Ripples spread from the EU parliament protest in December, when things got slightly out of hand as MEPs sought to display referendum banners in the chamber.
The guilty ones, including Austrian Andreas Moelzer, Britain's Roger Helmer and Jim Allister, are being summonsed before parliament president Hans-Gert Pöttering, for "personal meetings" ... before he takes a "reasoned decision" on the matter, this being a precursor to docking the MEPs' daily allowances.
Another of those MEPs is the Frenchman Bruno Gollnisch who was in the now-disbanded Independence, Tradition and Sovereignty group. According to
Javno, not only is he entirely unrepentant about his action but has agreed to speak in Ireland in May ahead of its referendum on the new EU treaty.
What is particularly interesting though is his message. Gollnisch says he is going to tell the Irish that, "They are going to make you a local authority in a new supranational body …".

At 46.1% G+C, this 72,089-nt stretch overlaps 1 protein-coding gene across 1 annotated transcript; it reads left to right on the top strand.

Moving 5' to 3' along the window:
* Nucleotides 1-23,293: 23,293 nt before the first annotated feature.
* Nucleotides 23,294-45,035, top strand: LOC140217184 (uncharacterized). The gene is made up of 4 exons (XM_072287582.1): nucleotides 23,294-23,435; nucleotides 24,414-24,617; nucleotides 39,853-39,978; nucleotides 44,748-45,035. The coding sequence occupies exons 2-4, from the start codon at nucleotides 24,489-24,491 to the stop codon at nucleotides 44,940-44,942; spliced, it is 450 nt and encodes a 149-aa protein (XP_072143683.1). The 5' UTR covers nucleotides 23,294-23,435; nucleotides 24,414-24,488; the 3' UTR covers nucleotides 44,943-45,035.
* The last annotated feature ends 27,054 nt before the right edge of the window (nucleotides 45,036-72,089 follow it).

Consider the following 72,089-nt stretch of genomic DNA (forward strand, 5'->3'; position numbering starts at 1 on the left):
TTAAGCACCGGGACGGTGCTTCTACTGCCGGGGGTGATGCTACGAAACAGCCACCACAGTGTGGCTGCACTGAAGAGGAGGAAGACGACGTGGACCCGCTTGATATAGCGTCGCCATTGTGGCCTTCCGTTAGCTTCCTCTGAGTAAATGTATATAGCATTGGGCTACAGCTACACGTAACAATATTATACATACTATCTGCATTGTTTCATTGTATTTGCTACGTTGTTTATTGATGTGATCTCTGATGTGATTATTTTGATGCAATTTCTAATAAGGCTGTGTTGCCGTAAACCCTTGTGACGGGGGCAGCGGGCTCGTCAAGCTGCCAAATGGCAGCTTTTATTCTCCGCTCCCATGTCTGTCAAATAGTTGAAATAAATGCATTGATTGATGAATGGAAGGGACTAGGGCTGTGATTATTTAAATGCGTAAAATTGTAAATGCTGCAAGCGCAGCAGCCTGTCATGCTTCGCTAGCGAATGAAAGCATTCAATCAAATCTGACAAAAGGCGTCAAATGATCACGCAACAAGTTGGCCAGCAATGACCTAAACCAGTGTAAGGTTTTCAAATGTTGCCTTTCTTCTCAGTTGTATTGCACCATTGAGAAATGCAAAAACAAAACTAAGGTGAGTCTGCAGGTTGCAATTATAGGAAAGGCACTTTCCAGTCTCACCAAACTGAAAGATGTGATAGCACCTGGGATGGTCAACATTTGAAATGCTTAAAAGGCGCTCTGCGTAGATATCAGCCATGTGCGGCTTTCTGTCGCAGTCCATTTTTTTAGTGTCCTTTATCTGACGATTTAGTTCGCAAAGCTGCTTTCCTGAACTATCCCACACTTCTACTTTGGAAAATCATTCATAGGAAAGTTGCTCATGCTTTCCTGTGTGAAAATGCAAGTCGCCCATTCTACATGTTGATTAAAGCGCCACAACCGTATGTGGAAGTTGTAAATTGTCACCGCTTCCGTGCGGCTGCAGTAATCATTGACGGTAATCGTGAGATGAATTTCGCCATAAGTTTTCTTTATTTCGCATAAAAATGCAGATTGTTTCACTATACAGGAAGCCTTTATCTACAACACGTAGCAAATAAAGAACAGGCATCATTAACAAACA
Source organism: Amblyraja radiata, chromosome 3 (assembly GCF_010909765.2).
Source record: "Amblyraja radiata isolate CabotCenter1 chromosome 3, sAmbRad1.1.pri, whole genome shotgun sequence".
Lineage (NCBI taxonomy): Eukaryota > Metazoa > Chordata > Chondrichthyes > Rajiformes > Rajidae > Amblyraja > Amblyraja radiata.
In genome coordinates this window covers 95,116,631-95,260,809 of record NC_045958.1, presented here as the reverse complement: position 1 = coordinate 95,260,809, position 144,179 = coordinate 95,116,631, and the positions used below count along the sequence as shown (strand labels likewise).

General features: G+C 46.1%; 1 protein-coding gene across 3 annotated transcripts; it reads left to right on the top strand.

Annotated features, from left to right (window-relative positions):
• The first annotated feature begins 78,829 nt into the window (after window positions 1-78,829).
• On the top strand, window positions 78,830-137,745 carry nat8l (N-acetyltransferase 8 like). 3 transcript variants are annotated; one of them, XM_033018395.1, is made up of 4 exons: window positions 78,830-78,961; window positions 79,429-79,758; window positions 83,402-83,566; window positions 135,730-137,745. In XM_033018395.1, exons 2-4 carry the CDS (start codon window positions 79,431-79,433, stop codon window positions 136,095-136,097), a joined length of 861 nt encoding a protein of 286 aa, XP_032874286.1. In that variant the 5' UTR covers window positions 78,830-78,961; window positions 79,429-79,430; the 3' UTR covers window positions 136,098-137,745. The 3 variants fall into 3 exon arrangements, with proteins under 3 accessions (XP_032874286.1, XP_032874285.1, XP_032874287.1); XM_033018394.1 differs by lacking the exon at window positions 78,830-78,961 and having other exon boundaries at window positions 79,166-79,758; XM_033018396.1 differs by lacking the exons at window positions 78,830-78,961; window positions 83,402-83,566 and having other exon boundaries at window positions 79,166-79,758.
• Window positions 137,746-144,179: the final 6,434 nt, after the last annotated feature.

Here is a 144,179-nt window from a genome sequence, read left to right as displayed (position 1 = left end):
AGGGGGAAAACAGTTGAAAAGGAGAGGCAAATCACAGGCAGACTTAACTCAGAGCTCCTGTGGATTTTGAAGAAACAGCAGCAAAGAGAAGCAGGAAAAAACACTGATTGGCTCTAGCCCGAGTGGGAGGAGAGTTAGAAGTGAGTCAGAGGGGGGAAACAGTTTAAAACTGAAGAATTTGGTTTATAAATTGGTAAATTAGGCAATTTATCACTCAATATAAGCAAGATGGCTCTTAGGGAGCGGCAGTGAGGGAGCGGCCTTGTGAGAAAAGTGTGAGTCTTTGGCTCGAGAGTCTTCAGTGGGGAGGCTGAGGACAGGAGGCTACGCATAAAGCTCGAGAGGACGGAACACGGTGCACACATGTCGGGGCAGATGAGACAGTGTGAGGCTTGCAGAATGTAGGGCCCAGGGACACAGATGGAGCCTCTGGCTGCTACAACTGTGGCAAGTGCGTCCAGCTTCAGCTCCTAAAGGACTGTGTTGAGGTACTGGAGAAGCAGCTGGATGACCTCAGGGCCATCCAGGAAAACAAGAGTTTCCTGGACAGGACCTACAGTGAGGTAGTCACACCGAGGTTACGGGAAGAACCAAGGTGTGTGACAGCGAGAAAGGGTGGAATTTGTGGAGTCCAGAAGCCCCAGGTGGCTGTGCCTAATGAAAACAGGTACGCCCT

That, of course, is nothing more or less than the truth, but it is refreshing to find a Frenchman pushing this line. He is one of the very few prepared to do so and his intervention points up the complete inability of our own political classes, and their media groupies, to recognise this truth.
This is further reinforced by a response to our piece on Tuesday when we accused The Telegraph's political correspondent of living in a parallel universe.
This was James Kirkup, who allowed a Tory comment in his own piece on the "record rate" of food prices increase, attributing the inflation to the Gordon Brown's mismanagement of the economy.
Our piece, which took him to task, pointing out the EU involvement (which he failed to mention), was passed to the said Mr Kirkup. In a somewhat tart e-mail, he retorted that, "The suggestion that rising global food prices can be solely attributed to the EU … strikes me as rather over-done".
From this, it seems that Mr Kirkup is not only unable to see the elephant in the room. He cannot read either. Our piece states specifically, "While the EU cannot be held entirely responsible for the global rise in food commodities its mismanagement of stocks and its tardy response to the price hikes have contributed significantly to the problem."
But, this is all a symptom of the problem which Gollnisch highlights. Kirkup, like so many of his ilk, simply cannot cope with the idea that the Westminster which he so assiduously covers is merely part of "a local authority in a new supranational body".